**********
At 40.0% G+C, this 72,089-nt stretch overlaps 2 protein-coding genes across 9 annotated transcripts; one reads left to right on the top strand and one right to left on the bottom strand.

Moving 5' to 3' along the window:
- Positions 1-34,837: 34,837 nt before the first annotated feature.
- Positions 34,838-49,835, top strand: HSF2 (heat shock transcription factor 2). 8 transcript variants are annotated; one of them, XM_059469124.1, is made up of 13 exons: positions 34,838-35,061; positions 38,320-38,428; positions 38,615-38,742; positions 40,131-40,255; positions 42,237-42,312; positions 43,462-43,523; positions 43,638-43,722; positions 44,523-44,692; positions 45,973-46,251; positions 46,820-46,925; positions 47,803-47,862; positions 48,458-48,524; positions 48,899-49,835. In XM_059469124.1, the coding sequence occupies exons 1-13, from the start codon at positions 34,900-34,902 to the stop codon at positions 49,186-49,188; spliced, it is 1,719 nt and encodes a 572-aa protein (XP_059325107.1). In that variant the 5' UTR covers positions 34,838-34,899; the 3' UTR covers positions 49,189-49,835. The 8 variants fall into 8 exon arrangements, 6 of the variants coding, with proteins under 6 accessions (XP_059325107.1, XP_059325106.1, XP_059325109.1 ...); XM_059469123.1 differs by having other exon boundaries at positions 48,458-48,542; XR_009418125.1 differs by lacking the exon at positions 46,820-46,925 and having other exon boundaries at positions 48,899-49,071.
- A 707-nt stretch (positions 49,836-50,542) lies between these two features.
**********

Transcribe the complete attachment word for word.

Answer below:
At 40.0% G+C, this 72,089-nt stretch overlaps 2 protein-coding genes across 9 annotated transcripts; one reads left to right on the top strand and one right to left on the bottom strand.

Moving 5' to 3' along the window:
- Positions 1-34,837: 34,837 nt before the first annotated feature.
- Positions 34,838-49,835, top strand: HSF2 (heat shock transcription factor 2). 8 transcript variants are annotated; one of them, XM_059469124.1, is made up of 13 exons: positions 34,838-35,061; positions 38,320-38,428; positions 38,615-38,742; positions 40,131-40,255; positions 42,237-42,312; positions 43,462-43,523; positions 43,638-43,722; positions 44,523-44,692; positions 45,973-46,251; positions 46,820-46,925; positions 47,803-47,862; positions 48,458-48,524; positions 48,899-49,835. In XM_059469124.1, the coding sequence occupies exons 1-13, from the start codon at positions 34,900-34,902 to the stop codon at positions 49,186-49,188; spliced, it is 1,719 nt and encodes a 572-aa protein (XP_059325107.1). In that variant the 5' UTR covers positions 34,838-34,899; the 3' UTR covers positions 49,189-49,835. The 8 variants fall into 8 exon arrangements, 6 of the variants coding, with proteins under 6 accessions (XP_059325107.1, XP_059325106.1, XP_059325109.1 ...); XM_059469123.1 differs by having other exon boundaries at positions 48,458-48,542; XR_009418125.1 differs by lacking the exon at positions 46,820-46,925 and having other exon boundaries at positions 48,899-49,071.
- A 707-nt stretch (positions 49,836-50,542) lies between these two features.